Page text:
God did not waste any time in setting His plan into motion after Adam and Eve had sinned. Two things in particular ought to be noted. The first is the promise to Eve that her seed would bruise the head of the serpent. This promise was fulfilled when “God sent forth his Son, made of a woman” (Gal. 4:4) Who, by His death, set into motion the final and inevitable defeat of Satan and the crushing of his rebellion and all of its fruit. Col. 2:15, Rev. 12:7-11, Rev. 20:10.

The second thing that God did was to kill animals in order to provide a covering for the nakedness of Adam and Eve. They had made aprons for themselves out of fig leaves but that wasn’t good enough. This prefigured the covering for sin that could only come from the death of God’s Son. The “fig leaves” of man’s religious efforts would never do the job.

Abraham

A major step in the unfolding of God’s plan was the call of Abraham. Abram, as he was known then, lived among his earthly relatives in a place called Ur of the Chaldees somewhere east of Palestine across the Arabian desert. There God spoke to him in the following words recorded in Gen. 12:1-3:

“Now the Lord had said unto Abram, Get thee out of thy country, and from thy kindred, and from thy father’s house, unto a land that I will shew thee: And I will make of thee a great nation, and I will bless thee, and make thy name great; and thou shalt be a blessing: And I will bless them that bless thee, and curse him that curseth thee: and in thee shall all families of the earth be blessed.”

In the life of Abraham we see exemplified many principles that lie at the heart of God’s plan of redemption, principles such as faith, obedience, and separation. God’s people have always been commanded to “come out from among them and be ye separate....” II Cor. 6:17. Believing and obeying God became the guiding principle of Abraham’s life. His faith in God, often tested, was no mere theory. It meant leaving behind family and homeland without knowing his destination. It meant waiting long years for the heir through whom God would fulfill His promises — so long that it took a miracle of God for it to happen. Later it meant demonstrating a willingness to sacrifice that very miracle son. It is one thing for men to say they believe. Abraham proved it by what he did and how he lived.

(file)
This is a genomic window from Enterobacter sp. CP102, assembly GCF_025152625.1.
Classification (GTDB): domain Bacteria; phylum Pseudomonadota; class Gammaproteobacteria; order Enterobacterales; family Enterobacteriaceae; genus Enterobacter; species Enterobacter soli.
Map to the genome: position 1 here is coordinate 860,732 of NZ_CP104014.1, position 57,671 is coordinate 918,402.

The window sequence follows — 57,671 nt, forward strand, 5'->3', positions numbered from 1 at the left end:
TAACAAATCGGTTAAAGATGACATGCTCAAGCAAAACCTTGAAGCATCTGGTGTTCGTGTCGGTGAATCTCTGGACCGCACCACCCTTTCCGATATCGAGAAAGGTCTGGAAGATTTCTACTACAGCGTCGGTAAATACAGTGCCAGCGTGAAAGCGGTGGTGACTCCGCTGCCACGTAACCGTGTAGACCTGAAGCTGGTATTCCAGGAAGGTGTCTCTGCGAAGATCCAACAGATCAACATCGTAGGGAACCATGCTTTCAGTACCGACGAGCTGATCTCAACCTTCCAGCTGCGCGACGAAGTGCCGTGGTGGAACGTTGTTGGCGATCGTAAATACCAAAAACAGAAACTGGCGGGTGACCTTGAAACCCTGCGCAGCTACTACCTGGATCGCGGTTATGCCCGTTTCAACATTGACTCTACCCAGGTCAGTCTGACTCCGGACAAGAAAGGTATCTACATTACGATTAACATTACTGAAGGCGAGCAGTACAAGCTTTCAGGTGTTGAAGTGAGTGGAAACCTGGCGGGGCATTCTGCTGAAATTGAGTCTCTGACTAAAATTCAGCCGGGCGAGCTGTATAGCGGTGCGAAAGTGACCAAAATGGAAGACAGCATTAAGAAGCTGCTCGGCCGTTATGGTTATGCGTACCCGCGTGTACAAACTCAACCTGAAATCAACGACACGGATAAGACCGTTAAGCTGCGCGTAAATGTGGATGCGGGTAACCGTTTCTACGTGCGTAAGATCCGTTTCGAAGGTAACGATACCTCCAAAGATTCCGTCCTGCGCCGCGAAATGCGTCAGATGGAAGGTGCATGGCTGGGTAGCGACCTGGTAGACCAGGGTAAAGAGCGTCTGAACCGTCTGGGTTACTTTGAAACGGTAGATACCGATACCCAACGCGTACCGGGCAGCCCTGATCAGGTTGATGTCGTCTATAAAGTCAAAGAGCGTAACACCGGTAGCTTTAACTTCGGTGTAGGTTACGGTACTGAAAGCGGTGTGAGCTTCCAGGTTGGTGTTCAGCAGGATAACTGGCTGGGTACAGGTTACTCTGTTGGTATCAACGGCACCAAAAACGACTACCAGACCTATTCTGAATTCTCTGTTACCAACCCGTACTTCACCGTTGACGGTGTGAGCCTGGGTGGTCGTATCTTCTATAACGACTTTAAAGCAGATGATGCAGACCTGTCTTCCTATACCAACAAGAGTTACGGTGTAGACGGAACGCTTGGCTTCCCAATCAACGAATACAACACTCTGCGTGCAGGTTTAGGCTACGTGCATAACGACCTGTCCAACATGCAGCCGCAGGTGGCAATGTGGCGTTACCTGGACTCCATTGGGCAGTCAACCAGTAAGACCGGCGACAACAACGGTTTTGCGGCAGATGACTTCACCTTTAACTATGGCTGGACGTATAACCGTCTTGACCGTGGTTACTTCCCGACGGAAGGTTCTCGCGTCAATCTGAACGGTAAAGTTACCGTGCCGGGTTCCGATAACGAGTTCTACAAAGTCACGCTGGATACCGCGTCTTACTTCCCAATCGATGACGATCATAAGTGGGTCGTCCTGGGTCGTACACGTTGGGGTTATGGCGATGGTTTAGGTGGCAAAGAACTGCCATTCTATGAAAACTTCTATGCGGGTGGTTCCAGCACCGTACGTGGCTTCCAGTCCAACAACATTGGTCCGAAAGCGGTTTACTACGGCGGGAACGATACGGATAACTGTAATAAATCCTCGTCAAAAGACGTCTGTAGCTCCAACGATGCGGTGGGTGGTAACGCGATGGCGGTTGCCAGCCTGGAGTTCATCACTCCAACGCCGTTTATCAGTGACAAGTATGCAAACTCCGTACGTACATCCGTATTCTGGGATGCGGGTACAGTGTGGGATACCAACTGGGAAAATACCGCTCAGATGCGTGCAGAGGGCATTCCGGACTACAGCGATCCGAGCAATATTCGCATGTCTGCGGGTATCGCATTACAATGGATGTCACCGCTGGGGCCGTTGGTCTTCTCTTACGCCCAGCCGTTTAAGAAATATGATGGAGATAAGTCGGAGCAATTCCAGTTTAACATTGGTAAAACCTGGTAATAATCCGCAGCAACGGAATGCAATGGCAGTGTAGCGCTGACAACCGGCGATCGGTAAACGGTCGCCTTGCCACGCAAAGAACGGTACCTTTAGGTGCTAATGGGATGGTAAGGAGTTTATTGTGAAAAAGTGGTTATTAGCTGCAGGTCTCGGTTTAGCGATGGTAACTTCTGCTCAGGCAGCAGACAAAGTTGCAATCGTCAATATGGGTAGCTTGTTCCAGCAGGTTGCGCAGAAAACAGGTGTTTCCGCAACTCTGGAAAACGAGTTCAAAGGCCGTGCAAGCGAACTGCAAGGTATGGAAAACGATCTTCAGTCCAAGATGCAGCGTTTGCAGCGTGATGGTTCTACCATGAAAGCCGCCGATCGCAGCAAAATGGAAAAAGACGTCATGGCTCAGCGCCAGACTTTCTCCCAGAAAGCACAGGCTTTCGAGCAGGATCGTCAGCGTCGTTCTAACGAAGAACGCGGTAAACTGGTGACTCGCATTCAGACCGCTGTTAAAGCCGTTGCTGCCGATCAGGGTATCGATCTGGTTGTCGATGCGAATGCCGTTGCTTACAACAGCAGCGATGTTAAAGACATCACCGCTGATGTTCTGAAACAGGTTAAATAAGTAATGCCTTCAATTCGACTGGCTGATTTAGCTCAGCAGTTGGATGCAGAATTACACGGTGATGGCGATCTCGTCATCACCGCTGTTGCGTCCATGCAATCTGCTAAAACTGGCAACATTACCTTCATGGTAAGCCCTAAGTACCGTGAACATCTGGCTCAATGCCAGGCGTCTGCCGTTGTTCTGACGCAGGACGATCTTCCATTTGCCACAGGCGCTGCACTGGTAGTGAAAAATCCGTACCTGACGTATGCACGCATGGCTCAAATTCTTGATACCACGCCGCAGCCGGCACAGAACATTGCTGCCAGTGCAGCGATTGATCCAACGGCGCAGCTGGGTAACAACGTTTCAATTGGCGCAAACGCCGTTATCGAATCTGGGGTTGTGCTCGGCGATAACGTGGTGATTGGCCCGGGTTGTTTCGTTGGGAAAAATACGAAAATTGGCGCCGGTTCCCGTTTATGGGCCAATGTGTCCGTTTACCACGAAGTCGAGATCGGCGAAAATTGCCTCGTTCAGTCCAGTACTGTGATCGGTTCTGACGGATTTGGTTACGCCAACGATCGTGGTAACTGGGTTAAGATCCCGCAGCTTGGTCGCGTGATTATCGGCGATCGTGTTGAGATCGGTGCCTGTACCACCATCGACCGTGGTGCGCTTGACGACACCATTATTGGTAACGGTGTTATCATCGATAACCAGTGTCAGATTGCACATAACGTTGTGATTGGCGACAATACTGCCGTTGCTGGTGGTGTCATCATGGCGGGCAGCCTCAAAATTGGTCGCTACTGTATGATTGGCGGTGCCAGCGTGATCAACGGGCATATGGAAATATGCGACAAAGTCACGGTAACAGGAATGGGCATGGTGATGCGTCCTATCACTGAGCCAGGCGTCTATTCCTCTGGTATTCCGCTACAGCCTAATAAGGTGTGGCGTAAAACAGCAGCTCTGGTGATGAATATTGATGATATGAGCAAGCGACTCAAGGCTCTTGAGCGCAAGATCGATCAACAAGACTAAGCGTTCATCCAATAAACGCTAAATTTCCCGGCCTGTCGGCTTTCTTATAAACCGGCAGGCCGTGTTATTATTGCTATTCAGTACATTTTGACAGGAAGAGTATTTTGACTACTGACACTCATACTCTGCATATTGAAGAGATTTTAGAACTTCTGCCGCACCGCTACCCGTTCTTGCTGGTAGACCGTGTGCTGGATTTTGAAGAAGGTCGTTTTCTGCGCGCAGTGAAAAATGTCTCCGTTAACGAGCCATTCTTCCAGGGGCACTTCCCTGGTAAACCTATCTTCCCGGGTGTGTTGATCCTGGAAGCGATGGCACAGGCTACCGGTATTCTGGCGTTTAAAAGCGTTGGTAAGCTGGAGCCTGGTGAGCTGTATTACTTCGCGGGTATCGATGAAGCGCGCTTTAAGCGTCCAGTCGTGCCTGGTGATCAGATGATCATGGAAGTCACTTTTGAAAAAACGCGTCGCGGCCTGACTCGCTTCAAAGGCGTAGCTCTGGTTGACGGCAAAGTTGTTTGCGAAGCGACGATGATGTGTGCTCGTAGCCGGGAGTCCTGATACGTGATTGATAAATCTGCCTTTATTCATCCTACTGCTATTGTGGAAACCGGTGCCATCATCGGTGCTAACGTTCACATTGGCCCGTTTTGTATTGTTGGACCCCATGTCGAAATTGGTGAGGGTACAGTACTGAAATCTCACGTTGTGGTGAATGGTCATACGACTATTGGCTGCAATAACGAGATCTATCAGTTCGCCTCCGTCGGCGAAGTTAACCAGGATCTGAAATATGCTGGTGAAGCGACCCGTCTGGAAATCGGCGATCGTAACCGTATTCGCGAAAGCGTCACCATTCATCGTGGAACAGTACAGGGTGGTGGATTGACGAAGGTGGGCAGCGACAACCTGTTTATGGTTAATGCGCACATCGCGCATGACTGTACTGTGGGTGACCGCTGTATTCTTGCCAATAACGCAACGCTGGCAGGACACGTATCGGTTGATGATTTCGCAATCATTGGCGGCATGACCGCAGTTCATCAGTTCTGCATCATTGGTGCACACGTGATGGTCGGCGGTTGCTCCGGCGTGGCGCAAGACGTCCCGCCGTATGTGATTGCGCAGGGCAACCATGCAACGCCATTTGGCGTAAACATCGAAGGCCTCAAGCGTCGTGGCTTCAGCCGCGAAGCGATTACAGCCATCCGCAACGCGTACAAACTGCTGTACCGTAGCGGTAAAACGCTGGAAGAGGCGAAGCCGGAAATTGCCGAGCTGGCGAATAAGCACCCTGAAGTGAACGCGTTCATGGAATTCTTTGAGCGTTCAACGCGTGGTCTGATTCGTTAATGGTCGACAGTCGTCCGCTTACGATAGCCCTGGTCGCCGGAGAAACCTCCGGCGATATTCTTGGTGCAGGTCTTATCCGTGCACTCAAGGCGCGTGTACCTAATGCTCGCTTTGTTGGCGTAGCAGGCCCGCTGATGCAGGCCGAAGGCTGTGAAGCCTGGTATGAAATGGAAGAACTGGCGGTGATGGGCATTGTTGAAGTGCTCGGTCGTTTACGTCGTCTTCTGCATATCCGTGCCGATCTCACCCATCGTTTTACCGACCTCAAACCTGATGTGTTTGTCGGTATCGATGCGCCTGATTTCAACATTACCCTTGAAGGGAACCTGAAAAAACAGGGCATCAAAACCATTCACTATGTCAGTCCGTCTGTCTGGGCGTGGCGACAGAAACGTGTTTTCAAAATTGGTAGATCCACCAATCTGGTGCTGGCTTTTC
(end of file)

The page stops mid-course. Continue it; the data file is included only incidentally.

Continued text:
In Abraham was established forever the only basis upon which man could be declared righteous by God. In Rom. 4:1-3, Paul wrote, “What shall we say then that Abraham our father, as pertaining to the flesh, hath found? For if Abraham were justified by works, he hath whereof to glory; but not before God. For what saith the scripture: Abraham believed God, and it was counted unto him for righteousness.”

Abraham’s faith was demonstrated by what he did but what God recognized and received was the heart of genuine faith that lay behind those works. Abraham’s works earned him nothing: they simply proved the genuineness of his faith. Unlike Eve in the garden — and man in general — Abraham believed God whatever the cost.

And so Abraham, in process of time, was fully separated from earthly kin, living in tents as a foreigner in the land God had promised to his descendants. Of Abraham — and of Isaac and Jacob who followed — Heb. 11:13 says, “These all died in faith, not having received the promises, but having seen them afar off, and were persuaded of them, and embraced them, and confessed that they were strangers and pilgrims on the earth.”